In the hell-blasts and volcanic glare of Midwestern furnaces, the modern mass-produced automobile was born. Into gigantic structures in which whole city blocks could be spaciously laid out, the raw materials of five continents poured, deposited in the custody of tens of thousands of laborers who, with the hivelike monotony of worker bees, directed the resources to their appointed destinations—whether cutting table, press, crusher, or infernal oven. Alongside the stacks of virgin steel, rubber, glass, nickel, and hardwoods came used cars also, purchased in bulk, their forlorn carcasses stripped of every useful feature: Windows were carefully removed; leather was torn from seats with the heartless precision a butcher applies to the skinning of a pig; and tires were pulled from their rims, while uniformed figures wrested steering wheels from their columns with the assistance of blowtorches. Even the remnants of brass were shaved off these vehicles before their half-dismantled bodies, like naked prisoners, proceeded along the disassembly line to their place of final execution, a square chamber in which their skeletons were crushed flat in the iron mandible of unfathomable machinery—chewed, as it were, for ultimate digestion in the rippling 100-ton crucibles.
The iridescent issue of these devices—under the supervision of workmen who watched from behind the bulbous insect lenses of protective goggles—streamed forth like angry liquid sunbeams into hissing cauldrons, lacing the air with sparks; then the molten remains traveled across the cavernous works, where they spilled into a variety of molds, fanning out into panels or extruding through networks of cylindrical dies to assume the shapes of beams or rods. These apparently random industrial giblets, in the hands of legions of machinists (each meticulously trained in the perpetual repetition of a few simple procedures that finished these raw forms into useful items), would become door panels, axles, and hoods. These would in turn pass to armies of assemblers, organized in ranks, whose sole function was to perform a succession of staccato movements—to rivet, hammer, and fasten these pieces together—against a vast tableau of human toil worthy of Dante. From this frenzied activity emerged the gleaming yet drably hued coupes and sedans for which Ford Motor Co. gained fame in the early 20th century—freshly minted motorcars arisen like highly waxed phoenixes from the rubble and raw metal that only hours before lay heaped on the docks.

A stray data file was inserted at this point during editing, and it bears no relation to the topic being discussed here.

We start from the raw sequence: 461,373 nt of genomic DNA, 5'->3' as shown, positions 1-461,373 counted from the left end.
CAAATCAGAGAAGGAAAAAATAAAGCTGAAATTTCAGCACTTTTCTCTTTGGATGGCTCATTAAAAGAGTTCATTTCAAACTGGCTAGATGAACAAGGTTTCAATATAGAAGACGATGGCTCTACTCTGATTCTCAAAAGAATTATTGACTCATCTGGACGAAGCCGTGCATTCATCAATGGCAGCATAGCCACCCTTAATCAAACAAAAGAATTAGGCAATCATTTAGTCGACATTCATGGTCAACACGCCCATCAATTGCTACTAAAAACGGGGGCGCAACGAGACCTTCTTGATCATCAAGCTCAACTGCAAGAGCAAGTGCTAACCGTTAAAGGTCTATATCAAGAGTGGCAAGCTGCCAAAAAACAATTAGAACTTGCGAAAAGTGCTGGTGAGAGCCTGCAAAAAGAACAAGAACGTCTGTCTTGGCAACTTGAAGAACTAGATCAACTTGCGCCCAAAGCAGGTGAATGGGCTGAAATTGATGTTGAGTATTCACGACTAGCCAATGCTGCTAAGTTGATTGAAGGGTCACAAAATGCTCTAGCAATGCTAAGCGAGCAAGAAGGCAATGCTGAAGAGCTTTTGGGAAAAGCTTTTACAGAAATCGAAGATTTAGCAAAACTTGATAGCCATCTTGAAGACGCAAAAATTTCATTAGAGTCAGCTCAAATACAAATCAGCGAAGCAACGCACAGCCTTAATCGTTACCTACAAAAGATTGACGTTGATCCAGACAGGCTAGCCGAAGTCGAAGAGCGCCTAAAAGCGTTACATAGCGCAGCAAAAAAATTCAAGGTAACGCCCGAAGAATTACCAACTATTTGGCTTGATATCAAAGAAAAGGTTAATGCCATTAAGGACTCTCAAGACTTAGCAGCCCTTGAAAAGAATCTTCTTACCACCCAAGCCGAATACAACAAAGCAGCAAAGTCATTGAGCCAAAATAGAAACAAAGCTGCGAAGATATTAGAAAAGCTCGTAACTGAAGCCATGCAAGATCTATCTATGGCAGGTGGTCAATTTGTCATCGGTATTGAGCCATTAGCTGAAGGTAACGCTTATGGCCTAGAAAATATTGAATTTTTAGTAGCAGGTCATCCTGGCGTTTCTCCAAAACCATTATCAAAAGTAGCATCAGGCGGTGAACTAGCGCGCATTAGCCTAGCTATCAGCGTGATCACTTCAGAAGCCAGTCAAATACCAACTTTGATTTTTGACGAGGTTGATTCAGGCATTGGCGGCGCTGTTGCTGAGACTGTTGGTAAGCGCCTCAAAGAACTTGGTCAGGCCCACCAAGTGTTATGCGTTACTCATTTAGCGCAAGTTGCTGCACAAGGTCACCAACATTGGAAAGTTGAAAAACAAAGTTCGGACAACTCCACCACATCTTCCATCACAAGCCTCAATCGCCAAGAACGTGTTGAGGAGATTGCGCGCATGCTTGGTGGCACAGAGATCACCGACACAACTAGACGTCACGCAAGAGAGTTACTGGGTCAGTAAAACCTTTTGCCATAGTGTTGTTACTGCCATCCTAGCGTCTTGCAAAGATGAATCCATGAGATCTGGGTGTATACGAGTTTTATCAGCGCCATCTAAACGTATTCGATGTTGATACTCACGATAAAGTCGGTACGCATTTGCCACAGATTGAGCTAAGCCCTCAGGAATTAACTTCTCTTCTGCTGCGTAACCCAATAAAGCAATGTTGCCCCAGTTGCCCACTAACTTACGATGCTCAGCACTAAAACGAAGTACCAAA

This orchestrated masterpiece of efficiency was the true brainchild of Henry Ford—far more so than the cars he sold. Unlike so many magnates of the industrial age, he cared little for profits as the end of his efforts: These merely furnished the means of feeding and inflating the manufacturing colossus to which he played high priest, and which he loved above all else. The Models A and T and their descendants were the offspring of that great love; but the American icon reserved the better portion of his passion for the grand processes he invented and perfected, then reinvented. A kind of indifference to the nuances and character of the products themselves informed his attitude toward them: They should be produced cheaply, quickly, and uniformly to the highest standards of quality the velocity of production would permit. Yet he remained strangely impassive to their personalities or appeal; if Henry Ford chose to make black and blue cars, the public, he decreed, would buy them black and blue (an oversight that eventually allowed struggling competitor Chevrolet, which marketed a rainbow palette, to gain a foothold in sales by catering to the popular taste). The engines—and the wheels they turned—served largely as precursors to the much larger and more fateful engine (mechanical, yes, but also logistical and financial) that truly became the lasting legacy of his genius. If Ford—a brilliant adapter of others’ ideas—can be said to have invented anything himself, it is our present concept of mass production.
While the “father” of the modern automobile’s burgeoning factories before and after the Depression provides for us today the readiest metaphor for the ultimate achievements and failures of the Industrial Revolution, purists among us may contend that Ford and his practitioners subsumed rather than advanced an industry whose origins were of an altogether different nature. The automobile, as Rolls-Royce, Allard, Mercedes-Benz, and Bentley understood it, was a finely tooled work of art that, though useful, transcended in form and action its simple function of carrying us from place to place. Our 12 “Car of the Year” contenders (see “Car of the Year 2004,” page 60) reassure us that this credo, at least—if not all of its exemplars—escaped Mr. Ford’s crusher.
Senior Vice President, Editorial